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Driving across America Part nine: Canyonlands National Park and Arches National Park, Utah

Driving across America Part nine: Canyonlands National Park and Arches National Park, Utah

There are two more places worth seeing before you leave Utah. Using Moab as your base, or booking park sites in advance, you’ll be able to spend a few days experiencing yet more astounding landscapes. Get ready for some of the world’s most photographed desert scenery . . .

Canyonlands National Park

Canyonlands, as the name suggests, is about the canyons. The mighty Colorado River has carved a gigantic labyrinth of deep gorges, needles and buttes out of the rock, leaving a dramatic landscape of stratified cliffs. You can follow some of the many trails around the rim, enjoying vertigo-inducing views, or you can take tracks down to river level. This is an outdoor activities paradise, with climbing, mountain biking, 4×4 driving, boating, horse-riding, hiking and backcountry trekking. It’s so huge, you don’t have to try too hard to escape the crowds and find yourself alone with the desert.


Canyonlands landscape

Arches National Park

If you’ve ever seen a photo of an amazing natural stone arch against a blue sky, it was probably taken at Arches. Part of Indiana Jones and the Last Crusade was filmed here at the site of a rare double-arch formation. You might think that you’ve seen everything Utah geography has to offer, but Arches will change your mind with some the strangest and most fantastical rock shapes. Best of all, the park is just a very short drive from Moab, so you can arrive early and spend a whole day enjoying the walks.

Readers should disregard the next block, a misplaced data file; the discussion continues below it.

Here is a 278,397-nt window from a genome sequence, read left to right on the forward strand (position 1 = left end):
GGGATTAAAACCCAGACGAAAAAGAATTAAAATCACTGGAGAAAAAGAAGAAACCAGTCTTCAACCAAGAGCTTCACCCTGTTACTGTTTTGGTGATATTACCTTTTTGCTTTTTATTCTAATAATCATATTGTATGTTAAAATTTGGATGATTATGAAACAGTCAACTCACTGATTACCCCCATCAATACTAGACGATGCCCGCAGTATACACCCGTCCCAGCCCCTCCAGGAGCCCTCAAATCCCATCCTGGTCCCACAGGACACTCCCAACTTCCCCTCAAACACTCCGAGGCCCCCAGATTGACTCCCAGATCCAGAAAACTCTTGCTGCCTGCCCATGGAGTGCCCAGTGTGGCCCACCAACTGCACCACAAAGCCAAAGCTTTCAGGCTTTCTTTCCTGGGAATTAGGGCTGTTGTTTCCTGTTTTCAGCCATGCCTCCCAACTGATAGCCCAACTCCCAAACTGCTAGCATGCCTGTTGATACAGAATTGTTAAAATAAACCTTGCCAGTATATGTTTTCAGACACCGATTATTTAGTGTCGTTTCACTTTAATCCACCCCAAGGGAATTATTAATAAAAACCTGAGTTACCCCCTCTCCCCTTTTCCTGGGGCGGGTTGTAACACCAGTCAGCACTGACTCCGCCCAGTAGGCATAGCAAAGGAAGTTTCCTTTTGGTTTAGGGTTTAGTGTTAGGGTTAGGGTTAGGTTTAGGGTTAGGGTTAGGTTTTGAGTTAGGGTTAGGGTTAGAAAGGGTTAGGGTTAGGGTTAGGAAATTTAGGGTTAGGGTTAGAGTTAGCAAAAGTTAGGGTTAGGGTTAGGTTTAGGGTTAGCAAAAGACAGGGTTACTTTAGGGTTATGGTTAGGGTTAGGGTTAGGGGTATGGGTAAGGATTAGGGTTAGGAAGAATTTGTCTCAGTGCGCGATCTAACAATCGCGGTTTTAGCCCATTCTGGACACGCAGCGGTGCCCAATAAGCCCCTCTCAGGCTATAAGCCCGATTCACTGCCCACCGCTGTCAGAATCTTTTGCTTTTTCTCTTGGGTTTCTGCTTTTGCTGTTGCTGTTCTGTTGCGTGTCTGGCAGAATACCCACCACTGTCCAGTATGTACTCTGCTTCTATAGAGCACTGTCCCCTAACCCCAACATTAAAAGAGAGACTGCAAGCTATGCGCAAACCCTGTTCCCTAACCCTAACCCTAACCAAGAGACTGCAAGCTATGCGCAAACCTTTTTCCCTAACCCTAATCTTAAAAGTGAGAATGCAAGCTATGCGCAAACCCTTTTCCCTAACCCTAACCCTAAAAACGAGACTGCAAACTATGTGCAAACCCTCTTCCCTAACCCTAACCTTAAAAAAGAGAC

Arches National Park

As usual in America’s national parks, there’s a variety of walks graded from easy to strenuous. Any relatively fit person will be able to do all of them. The Devil’s Garden walk takes you among the bizarre shapes of red-gold megaliths, while the Primitive track starts on and sand and invites you to scramble up smooth rock to discover a selection of hidden arches. You’ll see fairytale shapes and desertscapes like fish gills stretching into the distance. You’ll walk along narrow stone fins, through narrow green gulches, and into vast amphitheaters of rock. The arches themselves appear around corners without any warning – broad, short, thick or fine. No two are similar. It’s like a place out of a cartoon.


Hidden arch, Primitive track

Heading south: Monticello

After the Utah loop, it’s time to move on to the rest of America – not necessarily in a straight line. One of the easiest ways south towards Arizona and the Grand Canyon is highway 191/163, and a nice place to stop is the small town of Monticello. Here, you’ll find motels, shops and some home comforts after so many days camping. It’s a typical ‘nowhere’ town where you can experience a side of America you don’t get in the big cities. Try the Peace Tree Juice Café for a great coffee or juice, and treat yourself to a graceful night’s sleep at the Grist Mill Inn.

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